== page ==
12) Be prepared to answer typical questions like:  What kind of job are you looking for?  What are your strengths and your weaknesses?  (When sharing a weakness or strength, show how you have solved problems that occurred and grew from the experience)  What do you know about our company?  Why did you choose your particular vocation?  What are your qualifications?

13) Don't lie.  Answer questions truthfully, frankly, and as much to the point as possible.

14) Don't take anyone else with you to your interview.

15) Don't rush your interview, and don't ramble on with non-pertinent chatter.  In general, the longer the interview, the more promising for you. You want to show interest in the job but you do not need to volunteer information that does not relate to your job.

16) Never make derogatory remarks about your present or former employers or companies.

17) Don't "over answer" questions.  The interviewer may steer the conversation into politics or economics.  Since this can be a ticklish situation, it is best to answer questions honestly; trying not to say more than is necessary.  Stay away from opinions, talk in terms of strengths and weaknesses.

18) Don't inquire first about SALARY, VACATIONS, BONUSES, RETIREMENT, etc., on the initial interview unless they bring it up first or you are positive the employer is interested in hiring you.  Here are some examples to answering the salary question: If the interviewer asks what salary you want, indicate that you are more interested in opportunity than a specific salary; If they want to know your salary start with the facts; last year my W2 was___, or this year I expect to W2___; or you can say, "I am sure you will offer me what you feel I am worth to your company�, or " I hope that means you are serious about considering me as a candidate�, or �If I�m the candidate I would expect your most competitive offer�, but try to give them a range and not a specific money answer (you could be leaving money on the table as they may offer you more than the exact figure you give them).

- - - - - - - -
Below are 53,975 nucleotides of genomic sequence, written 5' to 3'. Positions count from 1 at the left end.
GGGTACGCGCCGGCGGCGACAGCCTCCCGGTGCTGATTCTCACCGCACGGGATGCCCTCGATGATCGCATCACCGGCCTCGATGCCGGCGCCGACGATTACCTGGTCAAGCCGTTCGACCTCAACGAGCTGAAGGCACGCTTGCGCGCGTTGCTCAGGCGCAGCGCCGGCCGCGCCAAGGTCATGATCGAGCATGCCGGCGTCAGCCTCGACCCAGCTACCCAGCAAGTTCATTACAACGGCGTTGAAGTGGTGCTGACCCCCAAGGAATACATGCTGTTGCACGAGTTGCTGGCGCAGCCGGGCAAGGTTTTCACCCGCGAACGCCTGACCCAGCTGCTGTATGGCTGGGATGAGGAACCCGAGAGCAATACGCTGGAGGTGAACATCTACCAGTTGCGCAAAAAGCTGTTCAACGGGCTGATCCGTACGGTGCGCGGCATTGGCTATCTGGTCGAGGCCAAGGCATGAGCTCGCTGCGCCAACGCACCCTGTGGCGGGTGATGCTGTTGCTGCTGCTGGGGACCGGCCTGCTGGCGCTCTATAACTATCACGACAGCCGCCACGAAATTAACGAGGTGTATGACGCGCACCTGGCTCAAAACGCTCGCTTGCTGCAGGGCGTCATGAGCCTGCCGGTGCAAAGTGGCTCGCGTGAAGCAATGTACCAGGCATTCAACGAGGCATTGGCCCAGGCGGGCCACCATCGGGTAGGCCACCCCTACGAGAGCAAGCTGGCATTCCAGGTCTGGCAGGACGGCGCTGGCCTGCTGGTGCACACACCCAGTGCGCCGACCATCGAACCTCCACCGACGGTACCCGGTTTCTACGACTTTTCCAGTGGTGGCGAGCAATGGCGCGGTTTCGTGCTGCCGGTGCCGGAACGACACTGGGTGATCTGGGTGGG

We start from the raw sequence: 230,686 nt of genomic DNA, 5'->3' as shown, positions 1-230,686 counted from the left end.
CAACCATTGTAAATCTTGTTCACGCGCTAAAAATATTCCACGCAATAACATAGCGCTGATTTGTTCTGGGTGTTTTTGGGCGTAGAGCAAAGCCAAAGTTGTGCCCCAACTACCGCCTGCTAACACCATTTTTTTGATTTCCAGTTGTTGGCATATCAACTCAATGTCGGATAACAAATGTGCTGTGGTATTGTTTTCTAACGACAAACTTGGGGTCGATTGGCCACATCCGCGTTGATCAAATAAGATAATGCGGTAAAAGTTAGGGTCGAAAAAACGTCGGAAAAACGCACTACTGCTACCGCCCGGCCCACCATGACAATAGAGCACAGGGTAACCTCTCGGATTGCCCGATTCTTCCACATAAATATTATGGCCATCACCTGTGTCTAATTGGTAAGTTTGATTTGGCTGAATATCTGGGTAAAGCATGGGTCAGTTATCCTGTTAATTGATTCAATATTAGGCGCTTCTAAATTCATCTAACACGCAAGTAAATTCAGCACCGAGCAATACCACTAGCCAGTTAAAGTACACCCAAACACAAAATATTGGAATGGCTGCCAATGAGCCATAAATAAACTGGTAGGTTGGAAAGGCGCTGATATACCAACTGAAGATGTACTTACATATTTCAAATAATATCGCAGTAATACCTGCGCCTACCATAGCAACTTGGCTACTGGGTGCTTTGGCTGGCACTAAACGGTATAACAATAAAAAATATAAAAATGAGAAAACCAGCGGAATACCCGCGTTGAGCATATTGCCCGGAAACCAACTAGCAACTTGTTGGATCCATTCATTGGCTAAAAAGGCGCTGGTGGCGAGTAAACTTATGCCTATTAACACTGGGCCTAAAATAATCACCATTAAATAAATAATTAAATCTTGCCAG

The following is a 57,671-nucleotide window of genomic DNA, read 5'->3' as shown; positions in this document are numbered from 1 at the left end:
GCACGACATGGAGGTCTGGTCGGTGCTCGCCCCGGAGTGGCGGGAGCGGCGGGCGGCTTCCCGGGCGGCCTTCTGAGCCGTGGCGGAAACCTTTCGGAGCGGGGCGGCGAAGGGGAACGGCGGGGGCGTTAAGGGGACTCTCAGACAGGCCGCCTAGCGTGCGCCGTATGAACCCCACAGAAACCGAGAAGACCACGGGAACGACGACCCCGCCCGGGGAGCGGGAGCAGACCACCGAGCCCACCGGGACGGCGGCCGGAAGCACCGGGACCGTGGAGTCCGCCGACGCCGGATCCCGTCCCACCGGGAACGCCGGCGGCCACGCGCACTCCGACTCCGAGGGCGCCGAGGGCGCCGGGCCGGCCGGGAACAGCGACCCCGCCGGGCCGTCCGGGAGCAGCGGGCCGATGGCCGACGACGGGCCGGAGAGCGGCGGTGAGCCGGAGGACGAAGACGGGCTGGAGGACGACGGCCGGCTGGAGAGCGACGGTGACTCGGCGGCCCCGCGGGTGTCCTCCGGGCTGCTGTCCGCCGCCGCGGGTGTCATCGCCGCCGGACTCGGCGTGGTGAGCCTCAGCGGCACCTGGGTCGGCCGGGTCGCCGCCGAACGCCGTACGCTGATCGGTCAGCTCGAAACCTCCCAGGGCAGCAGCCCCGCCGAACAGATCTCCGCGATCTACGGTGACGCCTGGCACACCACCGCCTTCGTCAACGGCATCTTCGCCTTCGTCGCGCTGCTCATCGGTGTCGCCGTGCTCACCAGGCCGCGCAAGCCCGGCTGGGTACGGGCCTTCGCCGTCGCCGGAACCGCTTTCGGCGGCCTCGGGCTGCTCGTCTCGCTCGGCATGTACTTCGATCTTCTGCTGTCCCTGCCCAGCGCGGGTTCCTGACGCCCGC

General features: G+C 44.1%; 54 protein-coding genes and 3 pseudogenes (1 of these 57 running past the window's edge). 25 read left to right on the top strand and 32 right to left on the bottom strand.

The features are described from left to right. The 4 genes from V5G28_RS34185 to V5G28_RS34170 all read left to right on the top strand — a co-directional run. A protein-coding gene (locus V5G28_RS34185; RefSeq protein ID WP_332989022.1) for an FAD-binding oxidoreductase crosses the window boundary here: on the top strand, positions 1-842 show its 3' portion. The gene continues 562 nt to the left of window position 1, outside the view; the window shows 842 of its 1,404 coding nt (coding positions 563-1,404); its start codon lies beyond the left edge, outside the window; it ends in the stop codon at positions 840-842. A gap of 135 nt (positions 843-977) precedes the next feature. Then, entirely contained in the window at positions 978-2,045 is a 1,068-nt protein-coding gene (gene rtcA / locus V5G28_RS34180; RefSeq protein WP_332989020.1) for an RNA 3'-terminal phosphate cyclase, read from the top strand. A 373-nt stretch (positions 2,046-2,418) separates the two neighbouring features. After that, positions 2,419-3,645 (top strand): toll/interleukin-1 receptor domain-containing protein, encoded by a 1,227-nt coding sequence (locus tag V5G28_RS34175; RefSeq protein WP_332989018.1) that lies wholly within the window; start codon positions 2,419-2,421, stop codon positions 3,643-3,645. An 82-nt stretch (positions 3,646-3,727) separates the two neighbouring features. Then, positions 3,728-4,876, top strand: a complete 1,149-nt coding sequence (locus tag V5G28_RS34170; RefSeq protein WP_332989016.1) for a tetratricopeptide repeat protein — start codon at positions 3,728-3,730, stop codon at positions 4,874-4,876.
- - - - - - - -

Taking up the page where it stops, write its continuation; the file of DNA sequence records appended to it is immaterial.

You can tell them that you need to make a certain amount and if applicable, what your estimated moving costs are, if you feel that you must have a certain amount and feel that you must be specific. Remember though that once you have an offer you can negotiate, and only you can decide by the interview what you feel is the best way to answer.

19) Always conduct yourself as if you are determined to get the job you are discussing.  Never close  the door on opportunity. 
Some Questions To Ask:
* What is important to you in hiring a person for this position?
* What areas do you need help with?
*What is the growth potential in this position?
*Is there any reason that you would not pursue me for this position and what areas in my background *Would you like to discuss for clarification on my experience?
Closing the Interview
1) If you are interested in the position, ask for it.  Ask for the next interview if the situation  demands.  If the position is offered to you and you want it, accept it on the spot.  If you want some time to think about your decision, be courteous and tactful in asking for that time.  Set a definite date as to when you will be able to provide an answer.  This normally should not exceed 48 hours.
2) Don't be too discouraged if no definite offer is made or specific salary is discussed.  The interviewer will probably want to communicate with his office first, or interview more candidates, or discuss the offer with your recruiter before making a decision.
3) If you get the impression that the interview is not going well and that you have already been rejected, don't let your discouragement show.  Once in awhile an interviewer who is genuinely interested in your possibilities may seem to discourage you in order to test your reaction.